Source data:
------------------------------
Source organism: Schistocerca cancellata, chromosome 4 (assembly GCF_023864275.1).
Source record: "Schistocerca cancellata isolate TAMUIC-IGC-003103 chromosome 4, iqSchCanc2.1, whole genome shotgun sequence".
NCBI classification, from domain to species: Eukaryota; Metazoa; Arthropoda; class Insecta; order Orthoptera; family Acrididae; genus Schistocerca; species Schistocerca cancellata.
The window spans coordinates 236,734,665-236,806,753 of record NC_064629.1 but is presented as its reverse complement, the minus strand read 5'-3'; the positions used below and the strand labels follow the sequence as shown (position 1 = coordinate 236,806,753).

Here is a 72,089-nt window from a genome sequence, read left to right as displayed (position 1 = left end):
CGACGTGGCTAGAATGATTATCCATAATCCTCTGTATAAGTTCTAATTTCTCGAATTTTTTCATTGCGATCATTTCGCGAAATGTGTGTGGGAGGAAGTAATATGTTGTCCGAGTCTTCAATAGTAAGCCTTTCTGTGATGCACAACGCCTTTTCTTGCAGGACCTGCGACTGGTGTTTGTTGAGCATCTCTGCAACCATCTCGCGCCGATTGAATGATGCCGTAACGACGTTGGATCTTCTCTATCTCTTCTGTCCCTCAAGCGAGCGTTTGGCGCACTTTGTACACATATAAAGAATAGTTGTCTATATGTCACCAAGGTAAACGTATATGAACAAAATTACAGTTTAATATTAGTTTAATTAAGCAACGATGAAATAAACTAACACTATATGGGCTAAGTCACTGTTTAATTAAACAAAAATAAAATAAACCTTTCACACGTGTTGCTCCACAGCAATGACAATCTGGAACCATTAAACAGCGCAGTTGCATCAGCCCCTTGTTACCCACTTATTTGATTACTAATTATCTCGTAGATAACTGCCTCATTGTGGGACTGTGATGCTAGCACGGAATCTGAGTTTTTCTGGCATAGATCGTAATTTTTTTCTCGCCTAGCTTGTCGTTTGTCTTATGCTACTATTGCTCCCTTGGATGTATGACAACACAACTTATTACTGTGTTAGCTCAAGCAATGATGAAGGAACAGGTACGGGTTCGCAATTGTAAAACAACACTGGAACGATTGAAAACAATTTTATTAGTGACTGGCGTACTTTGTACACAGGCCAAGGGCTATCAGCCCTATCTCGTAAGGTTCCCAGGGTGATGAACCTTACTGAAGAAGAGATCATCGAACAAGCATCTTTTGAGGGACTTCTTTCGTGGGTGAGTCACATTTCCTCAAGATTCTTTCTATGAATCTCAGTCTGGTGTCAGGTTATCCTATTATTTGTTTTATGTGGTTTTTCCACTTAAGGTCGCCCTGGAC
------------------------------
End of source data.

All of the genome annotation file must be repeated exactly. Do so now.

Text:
Source organism: Schistocerca cancellata, chromosome 4 (assembly GCF_023864275.1).
Source record: "Schistocerca cancellata isolate TAMUIC-IGC-003103 chromosome 4, iqSchCanc2.1, whole genome shotgun sequence".
NCBI classification, from domain to species: Eukaryota; Metazoa; Arthropoda; class Insecta; order Orthoptera; family Acrididae; genus Schistocerca; species Schistocerca cancellata.
The window spans coordinates 236,734,665-236,806,753 of record NC_064629.1 but is presented as its reverse complement, the minus strand read 5'-3'; the positions used below and the strand labels follow the sequence as shown (position 1 = coordinate 236,806,753).

Here is a 72,089-nt window from a genome sequence, read left to right as displayed (position 1 = left end):
CGACGTGGCTAGAATGATTATCCATAATCCTCTGTATAAGTTCTAATTTCTCGAATTTTTTCATTGCGATCATTTCGCGAAATGTGTGTGGGAGGAAGTAATATGTTGTCCGAGTCTTCAATAGTAAGCCTTTCTGTGATGCACAACGCCTTTTCTTGCAGGACCTGCGACTGGTGTTTGTTGAGCATCTCTGCAACCATCTCGCGCCGATTGAATGATGCCGTAACGACGTTGGATCTTCTCTATCTCTTCTGTCCCTCAAGCGAGCGTTTGGCGCACTTTGTACACATATAAAGAATAGTTGTCTATATGTCACCAAGGTAAACGTATATGAACAAAATTACAGTTTAATATTAGTTTAATTAAGCAACGATGAAATAAACTAACACTATATGGGCTAAGTCACTGTTTAATTAAACAAAAATAAAATAAACCTTTCACACGTGTTGCTCCACAGCAATGACAATCTGGAACCATTAAACAGCGCAGTTGCATCAGCCCCTTGTTACCCACTTATTTGATTACTAATTATCTCGTAGATAACTGCCTCATTGTGGGACTGTGATGCTAGCACGGAATCTGAGTTTTTCTGGCATAGATCGTAATTTTTTTCTCGCCTAGCTTGTCGTTTGTCTTATGCTACTATTGCTCCCTTGGATGTATGACAACACAACTTATTACTGTGTTAGCTCAAGCAATGATGAAGGAACAGGTACGGGTTCGCAATTGTAAAACAACACTGGAACGATTGAAAACAATTTTATTAGTGACTGGCGTACTTTGTACACAGGCCAAGGGCTATCAGCCCTATCTCGTAAGGTTCCCAGGGTGATGAACCTTACTGAAGAAGAGATCATCGAACAAGCATCTTTTGAGGGACTTCTTTCGTGGGTGAGTCACATTTCCTCAAGATTCTTTCTATGAATCTCAGTCTGGTGTCAGGTTATCCTATTATTTGTTTTATGTGGTTTTTCCACTTAAGGTCGCCCTGGAC